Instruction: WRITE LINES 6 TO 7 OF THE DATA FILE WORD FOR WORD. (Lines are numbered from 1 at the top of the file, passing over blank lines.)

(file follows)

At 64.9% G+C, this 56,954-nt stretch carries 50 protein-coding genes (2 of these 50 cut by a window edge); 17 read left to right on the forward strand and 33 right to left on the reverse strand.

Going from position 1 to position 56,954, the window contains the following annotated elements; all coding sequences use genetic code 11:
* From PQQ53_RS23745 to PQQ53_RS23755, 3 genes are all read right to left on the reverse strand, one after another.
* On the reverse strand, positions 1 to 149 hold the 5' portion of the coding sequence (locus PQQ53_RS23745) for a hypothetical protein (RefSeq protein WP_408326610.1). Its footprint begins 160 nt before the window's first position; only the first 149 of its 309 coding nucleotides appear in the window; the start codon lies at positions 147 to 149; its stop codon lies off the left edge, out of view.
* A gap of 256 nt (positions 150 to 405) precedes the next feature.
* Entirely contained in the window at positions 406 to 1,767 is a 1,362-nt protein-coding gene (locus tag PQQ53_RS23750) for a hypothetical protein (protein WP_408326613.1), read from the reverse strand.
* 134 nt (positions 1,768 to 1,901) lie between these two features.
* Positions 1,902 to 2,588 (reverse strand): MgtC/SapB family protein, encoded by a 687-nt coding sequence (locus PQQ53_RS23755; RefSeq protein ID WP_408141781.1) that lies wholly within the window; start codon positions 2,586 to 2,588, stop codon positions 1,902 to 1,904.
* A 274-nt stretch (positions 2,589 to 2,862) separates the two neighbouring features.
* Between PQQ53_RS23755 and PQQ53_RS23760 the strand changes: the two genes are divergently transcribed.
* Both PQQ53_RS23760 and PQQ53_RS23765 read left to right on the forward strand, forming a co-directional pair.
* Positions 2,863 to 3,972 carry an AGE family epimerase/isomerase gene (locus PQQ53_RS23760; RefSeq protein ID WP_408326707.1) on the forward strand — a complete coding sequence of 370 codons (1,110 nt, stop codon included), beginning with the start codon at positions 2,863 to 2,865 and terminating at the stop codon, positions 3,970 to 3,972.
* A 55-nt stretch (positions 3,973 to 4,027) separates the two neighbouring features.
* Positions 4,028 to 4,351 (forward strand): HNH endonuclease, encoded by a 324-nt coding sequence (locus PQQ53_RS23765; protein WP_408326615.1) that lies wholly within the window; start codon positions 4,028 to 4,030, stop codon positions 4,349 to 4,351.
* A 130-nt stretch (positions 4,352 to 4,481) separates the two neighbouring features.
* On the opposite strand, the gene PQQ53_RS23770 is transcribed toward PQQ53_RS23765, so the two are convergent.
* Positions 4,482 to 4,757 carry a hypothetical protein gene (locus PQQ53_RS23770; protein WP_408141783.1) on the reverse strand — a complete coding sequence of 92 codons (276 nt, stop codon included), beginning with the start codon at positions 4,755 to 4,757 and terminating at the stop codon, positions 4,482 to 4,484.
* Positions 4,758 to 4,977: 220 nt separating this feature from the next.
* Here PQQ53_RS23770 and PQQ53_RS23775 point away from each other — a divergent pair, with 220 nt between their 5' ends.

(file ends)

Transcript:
* Entirely contained in the window at positions 406 to 1,767 is a 1,362-nt protein-coding gene (locus tag PQQ53_RS23750) for a hypothetical protein (protein WP_408326613.1), read from the reverse strand.
* 134 nt (positions 1,768 to 1,901) lie between these two features.